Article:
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Samsung founder’s Tokyo Declaration selected as highlight of Korean businesses

Samsung founder’s Tokyo Declaration selected as highlight of Korean businesses

Posted December. 09, 2019 07:35,   

Updated December. 09, 2019 07:35


“You are known to have almost religious tenacity for the semiconductor industry. Could you explain what started it?” To the question by a Dong-A Ilbo reporter during an interview in November 1985, Lee Byung-chul, the founder of the Samsung Group, answered as below. “Dr. Inaba Hidejo, whom I met in Japan, said, ‘The future industries will depend on the semiconductor. The lighter, thinner, shorter, and smaller semiconductor should be developed.’ I was in the U.S. in 1982 and felt like the longer we wait to start the semiconductor business the more delayed it would be. So I called the headquarters from the states to begin preparation for the business.”

On February 8, 1983, the founder announced a large investment in very-large-scale integration (VLSI), which was cutting-edge technology in the semiconductor field. This is famously known as the “Tokyo Declaration” now. Then, Samsung was barely able to handle large-scale integration (LSI) so Intel ridiculed Samsung for being “delusional.”

“I thought mistakes would lead to losing half of the Samsung Group. However, I made my mind on the belief that no one else but Samsung can take on such a challenge,” said Lee during the 1985 interview. The South Korean electronics giant has been leading the industry for 27 years ever since it took the No. 1 position in the world for the DRAM in 1992.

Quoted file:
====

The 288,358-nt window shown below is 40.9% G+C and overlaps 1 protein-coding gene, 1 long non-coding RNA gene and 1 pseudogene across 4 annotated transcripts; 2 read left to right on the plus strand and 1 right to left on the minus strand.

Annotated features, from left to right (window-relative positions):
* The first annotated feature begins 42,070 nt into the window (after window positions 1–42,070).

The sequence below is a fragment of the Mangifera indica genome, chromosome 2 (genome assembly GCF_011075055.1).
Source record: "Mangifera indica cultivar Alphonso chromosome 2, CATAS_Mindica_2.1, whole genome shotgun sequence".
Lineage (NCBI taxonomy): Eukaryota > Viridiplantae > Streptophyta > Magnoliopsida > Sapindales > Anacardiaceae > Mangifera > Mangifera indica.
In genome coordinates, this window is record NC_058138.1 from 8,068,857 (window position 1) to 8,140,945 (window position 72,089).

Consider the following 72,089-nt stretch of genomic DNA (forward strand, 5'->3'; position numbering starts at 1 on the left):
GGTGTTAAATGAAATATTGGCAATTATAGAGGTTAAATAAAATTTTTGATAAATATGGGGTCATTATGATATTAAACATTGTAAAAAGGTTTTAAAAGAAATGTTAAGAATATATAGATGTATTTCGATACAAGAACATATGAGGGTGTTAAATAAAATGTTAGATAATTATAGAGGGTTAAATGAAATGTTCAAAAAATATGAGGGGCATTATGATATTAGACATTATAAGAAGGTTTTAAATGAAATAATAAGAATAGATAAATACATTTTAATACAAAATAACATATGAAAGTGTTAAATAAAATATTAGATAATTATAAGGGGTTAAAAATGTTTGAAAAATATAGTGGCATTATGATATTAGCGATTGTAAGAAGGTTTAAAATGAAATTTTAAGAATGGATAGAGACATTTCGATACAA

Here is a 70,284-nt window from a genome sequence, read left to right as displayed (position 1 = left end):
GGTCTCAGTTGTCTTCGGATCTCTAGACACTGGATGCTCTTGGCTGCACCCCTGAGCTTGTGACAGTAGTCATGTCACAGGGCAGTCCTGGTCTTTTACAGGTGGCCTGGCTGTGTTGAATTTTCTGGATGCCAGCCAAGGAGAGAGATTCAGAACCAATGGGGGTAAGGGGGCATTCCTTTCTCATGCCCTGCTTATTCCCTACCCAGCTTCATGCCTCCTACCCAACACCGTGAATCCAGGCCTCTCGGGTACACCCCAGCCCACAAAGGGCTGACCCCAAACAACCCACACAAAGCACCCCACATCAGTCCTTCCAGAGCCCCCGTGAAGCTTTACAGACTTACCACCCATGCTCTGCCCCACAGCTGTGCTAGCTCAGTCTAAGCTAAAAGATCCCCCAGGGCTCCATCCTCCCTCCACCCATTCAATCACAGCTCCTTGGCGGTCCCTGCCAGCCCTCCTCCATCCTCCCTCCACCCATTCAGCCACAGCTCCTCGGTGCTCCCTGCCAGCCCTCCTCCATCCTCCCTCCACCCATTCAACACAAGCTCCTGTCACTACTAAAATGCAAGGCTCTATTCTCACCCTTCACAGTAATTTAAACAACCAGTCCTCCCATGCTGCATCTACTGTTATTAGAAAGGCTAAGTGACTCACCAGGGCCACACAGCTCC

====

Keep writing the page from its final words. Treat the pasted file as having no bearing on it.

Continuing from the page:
The Tokyo Declaration was selected as the highlight among the “quantum jump moments of the 100 years of South Korean businesses,” which were picked by the Dong-A Ilbo and 30 external advisors, including professors in the fields of business, economics, science, and engineering, former government officials, and heads of economic research centers, to celebrate the 100th anniversary of the newspaper publisher’s foundation in 2020.

The No. 2 and No.3 moments were the outsets of the steel and automobile industries, respectively, which are holding up the South Korean economy. To be specific, they were the moment of POSCO’s ship that produced the first batch of molten metal sailing out on June 9, 1973 and the launch of the Hyundai Pony, the first passenger car independently developed by South Korea, in 1976.

kimhs@donga.com · salthj@donga.com